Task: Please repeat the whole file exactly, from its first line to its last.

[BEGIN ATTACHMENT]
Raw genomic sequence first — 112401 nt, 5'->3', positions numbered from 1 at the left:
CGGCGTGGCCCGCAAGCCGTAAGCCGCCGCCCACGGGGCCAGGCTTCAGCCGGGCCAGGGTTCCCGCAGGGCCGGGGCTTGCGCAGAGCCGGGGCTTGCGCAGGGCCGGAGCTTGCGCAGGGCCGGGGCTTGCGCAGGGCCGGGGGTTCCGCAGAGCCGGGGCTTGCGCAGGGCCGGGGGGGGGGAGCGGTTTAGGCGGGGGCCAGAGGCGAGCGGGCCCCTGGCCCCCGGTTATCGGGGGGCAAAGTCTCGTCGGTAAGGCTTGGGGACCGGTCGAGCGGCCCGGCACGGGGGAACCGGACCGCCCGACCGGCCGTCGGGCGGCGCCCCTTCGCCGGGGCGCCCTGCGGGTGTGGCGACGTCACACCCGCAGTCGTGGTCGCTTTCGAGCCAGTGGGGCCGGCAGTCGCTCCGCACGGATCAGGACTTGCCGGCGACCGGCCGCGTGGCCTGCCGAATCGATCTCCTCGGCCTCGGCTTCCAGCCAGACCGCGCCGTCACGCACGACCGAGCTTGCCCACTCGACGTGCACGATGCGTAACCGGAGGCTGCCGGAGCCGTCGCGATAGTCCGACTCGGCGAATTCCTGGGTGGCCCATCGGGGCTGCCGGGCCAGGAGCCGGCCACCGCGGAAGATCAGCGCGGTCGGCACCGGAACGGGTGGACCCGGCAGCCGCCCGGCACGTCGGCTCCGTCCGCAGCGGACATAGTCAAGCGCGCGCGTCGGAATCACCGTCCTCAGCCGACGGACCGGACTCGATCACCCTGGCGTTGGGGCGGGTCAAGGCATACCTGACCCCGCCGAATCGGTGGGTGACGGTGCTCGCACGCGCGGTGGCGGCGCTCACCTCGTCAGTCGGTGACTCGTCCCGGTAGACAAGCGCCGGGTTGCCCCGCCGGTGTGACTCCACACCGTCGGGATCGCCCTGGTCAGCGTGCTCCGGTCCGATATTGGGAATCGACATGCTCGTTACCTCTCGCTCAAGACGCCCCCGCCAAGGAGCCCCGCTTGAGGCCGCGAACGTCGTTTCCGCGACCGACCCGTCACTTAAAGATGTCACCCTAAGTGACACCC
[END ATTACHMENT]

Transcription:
Raw genomic sequence first — 112401 nt, 5'->3', positions numbered from 1 at the left:
CGGCGTGGCCCGCAAGCCGTAAGCCGCCGCCCACGGGGCCAGGCTTCAGCCGGGCCAGGGTTCCCGCAGGGCCGGGGCTTGCGCAGAGCCGGGGCTTGCGCAGGGCCGGAGCTTGCGCAGGGCCGGGGCTTGCGCAGGGCCGGGGGTTCCGCAGAGCCGGGGCTTGCGCAGGGCCGGGGGGGGGGAGCGGTTTAGGCGGGGGCCAGAGGCGAGCGGGCCCCTGGCCCCCGGTTATCGGGGGGCAAAGTCTCGTCGGTAAGGCTTGGGGACCGGTCGAGCGGCCCGGCACGGGGGAACCGGACCGCCCGACCGGCCGTCGGGCGGCGCCCCTTCGCCGGGGCGCCCTGCGGGTGTGGCGACGTCACACCCGCAGTCGTGGTCGCTTTCGAGCCAGTGGGGCCGGCAGTCGCTCCGCACGGATCAGGACTTGCCGGCGACCGGCCGCGTGGCCTGCCGAATCGATCTCCTCGGCCTCGGCTTCCAGCCAGACCGCGCCGTCACGCACGACCGAGCTTGCCCACTCGACGTGCACGATGCGTAACCGGAGGCTGCCGGAGCCGTCGCGATAGTCCGACTCGGCGAATTCCTGGGTGGCCCATCGGGGCTGCCGGGCCAGGAGCCGGCCACCGCGGAAGATCAGCGCGGTCGGCACCGGAACGGGTGGACCCGGCAGCCGCCCGGCACGTCGGCTCCGTCCGCAGCGGACATAGTCAAGCGCGCGCGTCGGAATCACCGTCCTCAGCCGACGGACCGGACTCGATCACCCTGGCGTTGGGGCGGGTCAAGGCATACCTGACCCCGCCGAATCGGTGGGTGACGGTGCTCGCACGCGCGGTGGCGGCGCTCACCTCGTCAGTCGGTGACTCGTCCCGGTAGACAAGCGCCGGGTTGCCCCGCCGGTGTGACTCCACACCGTCGGGATCGCCCTGGTCAGCGTGCTCCGGTCCGATATTGGGAATCGACATGCTCGTTACCTCTCGCTCAAGACGCCCCCGCCAAGGAGCCCCGCTTGAGGCCGCGAACGTCGTTTCCGCGACCGACCCGTCACTTAAAGATGTCACCCTAAGTGACACCC